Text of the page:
A pile of smartly wrapped gifts, teddy bears with bows and a bunch of satisfied corporate volunteers - a quick happy snap for social media and it’s back to work.
Of course, wrapping presents at Christmas is a valuable thing to do and yes, it brings some seasonal joy to those in need. For the corporate, it involves gathering a team of willing volunteers, booking a vacant slot, paying a fee or donation to cover costs and making sure everyone knows where they need to be and what they have to do. For the charity, it involves coordinating a venue, devising activities which are not TOO challenging, ensuring health and safety controls are in place and that the volunteers are able to complete the required tasks within the designated timeslot. At the end of the day, everyone feels good and it’s a mutually beneficial transaction.
But corporate volunteering can offer so much more. The real gold is unearthed through genuine partnerships, where both the corporate and the community organisation are comfortable asking for help, committing to practical and sometimes untried solutions, exchanging honest feedback, making constructive suggestions, and exploring the possibilities.
In 2015, Origin Foundation introduced a deliberate strategy with the aim of increasing volunteering participation and impact. The strategy was based on three key elements:
- Align our volunteering program to the Origin Foundation focus on education
- Offer a volunteering program which would contribute to employee engagement
- Provide volunteering opportunities to build the capacity of our not-for-profit partners
Through grant funding, Origin Foundation supports education programs which align with our own focus areas, but we’ve also identified opportunities where our skilled volunteers can add value – for Big Picture schools, we’ve helped them to reshape their Constitution. Through support with search engine optimisation, we’ve helped the Gawura school to attract a large donation. For Stronger Smarter Institute, CareerTrackers and Beacon Foundation, we’ve mapped their reach in our Geographical Information System (GIS), giving them a great visual to share with potential funders and supporters.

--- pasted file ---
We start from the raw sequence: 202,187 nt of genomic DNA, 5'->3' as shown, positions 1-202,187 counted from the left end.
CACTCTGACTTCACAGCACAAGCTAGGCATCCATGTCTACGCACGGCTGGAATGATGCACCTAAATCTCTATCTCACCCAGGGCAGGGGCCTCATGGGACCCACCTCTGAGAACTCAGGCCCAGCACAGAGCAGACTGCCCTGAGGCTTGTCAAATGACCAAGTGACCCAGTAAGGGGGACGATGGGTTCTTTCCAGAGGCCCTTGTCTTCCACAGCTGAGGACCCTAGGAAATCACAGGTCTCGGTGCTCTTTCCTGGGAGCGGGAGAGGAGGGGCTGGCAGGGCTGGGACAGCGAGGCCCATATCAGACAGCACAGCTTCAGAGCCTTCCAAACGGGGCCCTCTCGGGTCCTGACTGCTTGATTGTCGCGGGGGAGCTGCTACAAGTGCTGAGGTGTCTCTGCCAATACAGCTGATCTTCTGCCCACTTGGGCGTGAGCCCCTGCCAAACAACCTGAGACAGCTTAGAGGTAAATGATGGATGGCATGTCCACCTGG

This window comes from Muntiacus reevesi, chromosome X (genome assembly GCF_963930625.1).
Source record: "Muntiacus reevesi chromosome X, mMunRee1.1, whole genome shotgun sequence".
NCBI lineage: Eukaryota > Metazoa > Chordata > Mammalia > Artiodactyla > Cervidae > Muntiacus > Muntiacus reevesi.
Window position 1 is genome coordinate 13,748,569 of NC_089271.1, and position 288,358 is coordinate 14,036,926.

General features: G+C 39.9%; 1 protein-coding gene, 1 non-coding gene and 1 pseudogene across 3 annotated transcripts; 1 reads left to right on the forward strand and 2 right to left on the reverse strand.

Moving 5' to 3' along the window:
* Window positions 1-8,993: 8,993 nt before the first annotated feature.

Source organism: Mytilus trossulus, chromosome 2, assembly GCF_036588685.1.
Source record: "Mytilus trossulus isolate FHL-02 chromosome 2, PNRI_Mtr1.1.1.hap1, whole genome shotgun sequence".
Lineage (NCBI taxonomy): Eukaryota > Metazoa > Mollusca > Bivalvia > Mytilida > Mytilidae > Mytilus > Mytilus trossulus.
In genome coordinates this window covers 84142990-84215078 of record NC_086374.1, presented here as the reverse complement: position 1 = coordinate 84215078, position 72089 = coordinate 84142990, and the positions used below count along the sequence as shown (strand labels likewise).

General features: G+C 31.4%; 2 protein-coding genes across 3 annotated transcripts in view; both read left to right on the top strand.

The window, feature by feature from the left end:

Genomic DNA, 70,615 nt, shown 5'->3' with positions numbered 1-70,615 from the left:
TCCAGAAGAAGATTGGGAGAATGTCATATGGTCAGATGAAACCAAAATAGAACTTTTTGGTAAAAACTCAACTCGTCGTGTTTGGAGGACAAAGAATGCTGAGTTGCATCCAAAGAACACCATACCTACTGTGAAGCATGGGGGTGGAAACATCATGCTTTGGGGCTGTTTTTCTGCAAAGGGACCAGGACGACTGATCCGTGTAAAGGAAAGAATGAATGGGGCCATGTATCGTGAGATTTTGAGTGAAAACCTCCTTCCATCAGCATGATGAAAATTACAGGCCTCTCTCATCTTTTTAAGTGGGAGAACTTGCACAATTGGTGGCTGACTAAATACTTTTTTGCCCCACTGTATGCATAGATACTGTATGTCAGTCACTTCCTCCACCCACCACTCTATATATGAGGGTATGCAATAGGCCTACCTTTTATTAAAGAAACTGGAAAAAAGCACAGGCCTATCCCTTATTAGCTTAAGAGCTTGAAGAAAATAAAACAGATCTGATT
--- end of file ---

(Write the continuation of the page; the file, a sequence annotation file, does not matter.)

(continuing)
Through our traditional volunteering relationships, we’ve packed hampers and prepared food for those in need, but in addition, our skilled volunteers have provided call centre support to Foodbank’s fundraising campaigns, and helped to set up a subscription call centre, with mentoring and ongoing training to support marginalised women at The Big Issue subscription enterprise in gaining essential skills and confidence. Our multi-cultural workforce has translated volunteering forms and procedures, enabling The Salvation Army to expand their program delivery by utilising refugee and migrant volunteers. And one of our gas fitters fixed The Big Issue’s barbeque so that people in need were able to enjoy a hot breakfast, cooked and prepared safely by our volunteers.
How does all this happen? For us, the Eureka moments have come about when the words “what if we” become part of the conversation…
- What if we could?
- What if we connected?
- What if we collaborated?
- What if we overcame the challenges?
- What if we just made it happen?
And, somehow, it does. Off the shelf offerings become outside of the square solutions.